'First East Bay Economic Summit Highlights Growing Clout of Area'
- May 3, 2005
Alameda and Contra Costa counties, long overshadowed by the glitzier economies of San Francisco and Silicon Valley, are actually the region's job hub.
"The East Bay is no longer the bedroom community that commutes to San Francisco or the South Bay. It is the employment center of the Bay Area,'' said Bruce Kern, executive director of the Economic Development Alliance for Business in an interview.
Kern was a panelist Monday at a conference on the growing business clout of Alameda and Contra Costa counties.
Organized by the Small Business Development Center at Cal State East Bay (formerly Cal State Hayward), this first-ever East Bay Economic Summit drew about 150 people to a daylong event that will be followed by a week of seminars and classes designed to nurture the tiny firms that contribute to the East's Bay's diverse business mix.
In interviews, conference speakers said the diversity of the area's industrial base and the disproportionate strength of its small-business community enabled the two-county area to emerge from the dot-com crash in better shape than its crossbay rivals.
Kern, whose nonprofit group is made up of 600 private firms in partnership with municipal officials in the two counties, noted that before the crash, the West Bay counties of San Francisco, San Mateo and Marin were strongest with a payroll job count of about 1.1 million. The East Bay and Silicon Valley trailed with about 1 million jobs apiece.
But the tech collapse that devastated the San Jose area and, to a lesser extent, San Mateo and San Francisco counties, exacted a smaller toll in the East Bay.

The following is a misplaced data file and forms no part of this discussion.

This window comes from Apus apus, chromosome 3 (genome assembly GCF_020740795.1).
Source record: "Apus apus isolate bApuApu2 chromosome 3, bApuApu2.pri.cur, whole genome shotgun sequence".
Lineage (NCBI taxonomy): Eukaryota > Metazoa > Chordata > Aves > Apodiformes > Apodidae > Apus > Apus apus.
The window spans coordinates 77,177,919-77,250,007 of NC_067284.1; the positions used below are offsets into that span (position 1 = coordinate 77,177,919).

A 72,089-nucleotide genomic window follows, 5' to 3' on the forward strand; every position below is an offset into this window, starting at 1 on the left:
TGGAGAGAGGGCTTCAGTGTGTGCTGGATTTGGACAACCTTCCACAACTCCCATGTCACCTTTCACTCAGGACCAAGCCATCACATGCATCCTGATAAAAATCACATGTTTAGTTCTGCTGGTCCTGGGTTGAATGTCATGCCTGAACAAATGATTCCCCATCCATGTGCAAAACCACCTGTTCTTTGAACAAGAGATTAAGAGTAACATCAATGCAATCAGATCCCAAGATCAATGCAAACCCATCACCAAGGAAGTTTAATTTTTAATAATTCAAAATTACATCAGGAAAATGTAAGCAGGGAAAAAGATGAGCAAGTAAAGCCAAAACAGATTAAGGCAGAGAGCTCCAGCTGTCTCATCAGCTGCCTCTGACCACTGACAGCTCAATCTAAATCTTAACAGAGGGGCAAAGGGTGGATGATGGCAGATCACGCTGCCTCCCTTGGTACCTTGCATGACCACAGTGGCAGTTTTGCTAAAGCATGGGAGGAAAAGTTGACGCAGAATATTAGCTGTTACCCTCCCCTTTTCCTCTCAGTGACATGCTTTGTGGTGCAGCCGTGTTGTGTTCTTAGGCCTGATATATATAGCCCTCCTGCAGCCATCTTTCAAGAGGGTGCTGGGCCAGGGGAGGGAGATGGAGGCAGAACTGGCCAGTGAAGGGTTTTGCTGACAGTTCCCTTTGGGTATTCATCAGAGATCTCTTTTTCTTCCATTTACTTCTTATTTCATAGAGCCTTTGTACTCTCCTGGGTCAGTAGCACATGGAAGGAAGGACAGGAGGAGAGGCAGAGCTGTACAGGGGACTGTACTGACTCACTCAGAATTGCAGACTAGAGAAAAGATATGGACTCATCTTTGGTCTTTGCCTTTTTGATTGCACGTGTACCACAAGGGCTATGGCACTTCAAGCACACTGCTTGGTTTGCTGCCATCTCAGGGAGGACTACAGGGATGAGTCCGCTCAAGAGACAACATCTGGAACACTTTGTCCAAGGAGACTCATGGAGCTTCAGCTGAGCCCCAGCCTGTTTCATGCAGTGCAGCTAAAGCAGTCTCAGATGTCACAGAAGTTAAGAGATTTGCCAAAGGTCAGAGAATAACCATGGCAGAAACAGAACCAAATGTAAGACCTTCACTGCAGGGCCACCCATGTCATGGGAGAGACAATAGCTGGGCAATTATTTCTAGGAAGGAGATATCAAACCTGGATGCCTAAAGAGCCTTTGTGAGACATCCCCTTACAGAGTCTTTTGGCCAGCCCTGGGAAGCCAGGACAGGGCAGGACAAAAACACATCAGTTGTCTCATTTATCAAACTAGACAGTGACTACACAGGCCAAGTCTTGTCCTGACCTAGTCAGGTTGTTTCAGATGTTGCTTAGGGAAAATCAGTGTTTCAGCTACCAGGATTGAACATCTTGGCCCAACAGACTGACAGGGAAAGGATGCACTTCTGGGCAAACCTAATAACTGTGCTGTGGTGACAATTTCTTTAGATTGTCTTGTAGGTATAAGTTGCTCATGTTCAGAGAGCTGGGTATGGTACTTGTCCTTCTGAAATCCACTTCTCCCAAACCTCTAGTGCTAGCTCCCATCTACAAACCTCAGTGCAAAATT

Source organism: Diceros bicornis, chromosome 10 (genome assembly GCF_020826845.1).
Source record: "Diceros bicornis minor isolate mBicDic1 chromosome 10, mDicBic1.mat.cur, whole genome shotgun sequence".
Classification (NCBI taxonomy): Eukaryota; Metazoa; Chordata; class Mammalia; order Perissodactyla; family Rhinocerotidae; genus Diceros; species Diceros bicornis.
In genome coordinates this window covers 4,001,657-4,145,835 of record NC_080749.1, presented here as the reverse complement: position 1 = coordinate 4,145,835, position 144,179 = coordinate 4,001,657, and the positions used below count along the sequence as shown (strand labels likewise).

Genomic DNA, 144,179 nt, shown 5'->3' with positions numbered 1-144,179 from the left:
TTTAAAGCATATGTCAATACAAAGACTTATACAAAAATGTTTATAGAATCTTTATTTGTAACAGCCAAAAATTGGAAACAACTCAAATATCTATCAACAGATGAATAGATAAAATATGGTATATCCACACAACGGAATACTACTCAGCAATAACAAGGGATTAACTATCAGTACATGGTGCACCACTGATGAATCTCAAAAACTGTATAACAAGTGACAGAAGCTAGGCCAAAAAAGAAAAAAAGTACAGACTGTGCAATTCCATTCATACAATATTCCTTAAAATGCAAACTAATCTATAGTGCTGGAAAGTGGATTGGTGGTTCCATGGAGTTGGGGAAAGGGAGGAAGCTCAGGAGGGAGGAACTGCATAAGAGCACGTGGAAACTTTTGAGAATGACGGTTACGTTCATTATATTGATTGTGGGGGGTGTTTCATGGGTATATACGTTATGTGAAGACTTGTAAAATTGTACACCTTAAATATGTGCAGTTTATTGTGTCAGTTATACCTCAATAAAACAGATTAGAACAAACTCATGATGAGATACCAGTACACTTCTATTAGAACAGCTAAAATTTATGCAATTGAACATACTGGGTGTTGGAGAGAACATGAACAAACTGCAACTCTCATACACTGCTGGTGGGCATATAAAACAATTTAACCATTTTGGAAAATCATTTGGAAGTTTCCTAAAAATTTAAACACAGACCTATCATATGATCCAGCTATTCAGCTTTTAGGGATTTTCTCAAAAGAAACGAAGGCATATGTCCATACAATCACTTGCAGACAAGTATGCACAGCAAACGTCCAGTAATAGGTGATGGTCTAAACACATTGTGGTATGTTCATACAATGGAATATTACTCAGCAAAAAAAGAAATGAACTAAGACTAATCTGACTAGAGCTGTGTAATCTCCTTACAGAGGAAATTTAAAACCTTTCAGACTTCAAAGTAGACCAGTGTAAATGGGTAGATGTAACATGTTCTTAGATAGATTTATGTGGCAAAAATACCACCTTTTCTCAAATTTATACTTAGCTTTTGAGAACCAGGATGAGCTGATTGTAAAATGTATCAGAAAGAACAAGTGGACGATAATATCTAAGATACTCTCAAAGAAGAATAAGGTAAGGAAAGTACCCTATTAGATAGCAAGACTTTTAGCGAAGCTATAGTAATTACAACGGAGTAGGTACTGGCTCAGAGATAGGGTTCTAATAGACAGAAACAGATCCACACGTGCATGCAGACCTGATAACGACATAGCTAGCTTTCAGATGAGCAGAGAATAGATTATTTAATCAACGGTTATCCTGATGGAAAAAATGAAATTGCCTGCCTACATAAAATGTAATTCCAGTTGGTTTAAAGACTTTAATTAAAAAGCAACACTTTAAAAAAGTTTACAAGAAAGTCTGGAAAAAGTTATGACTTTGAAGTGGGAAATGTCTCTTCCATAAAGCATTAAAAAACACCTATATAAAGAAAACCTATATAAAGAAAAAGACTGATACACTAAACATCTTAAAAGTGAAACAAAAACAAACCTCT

Alameda and Contra Costa counties were cushioned by petroleum and food processing firms, the housing construction sector, and strength in traditional health care employers, such as Oakland's Kaiser Permanente, plus success in attracting new jobs in biotechnology, Kern said.
"Bayer, which is already in Berkeley, recently announced that it was moving its world headquarters for biotech medicines here from North Carolina, '' Kern said. That expansion will bring several dozen people and a $50 million expansion project to the East Bay.
Mark Quinn, regional director for the Small Business Administration, highlighted the flip side of the East Bay's economic coin -- its small- business community.
"We always see a higher proportionate level of small-business lending in Alameda and Contra Costa than we do in any other Bay Area counties,'' Quinn said in an interview. His federal agency works with private banks as well as directly with smaller firms to provide financing.
Quinn's observation is backed up by numbers. In 2004, he said, SBA made 850 loans worth about $250 million in the two East Bay counties. That compares with 509 loans totaling $163 million in Santa Clara County and 373 loans valued at $81 million in San Francisco and the West Bay.
Summit organizer Raj George of the East Bay Small Business Development Center said the idea behind the gathering was to give the Bay Area's workhorse counties an annual opportunity to brag, as well as to call attention to resources, including low-cost classes and free consulting from Cal State East Bay business school professors and students offered to small firms that are at least a year old.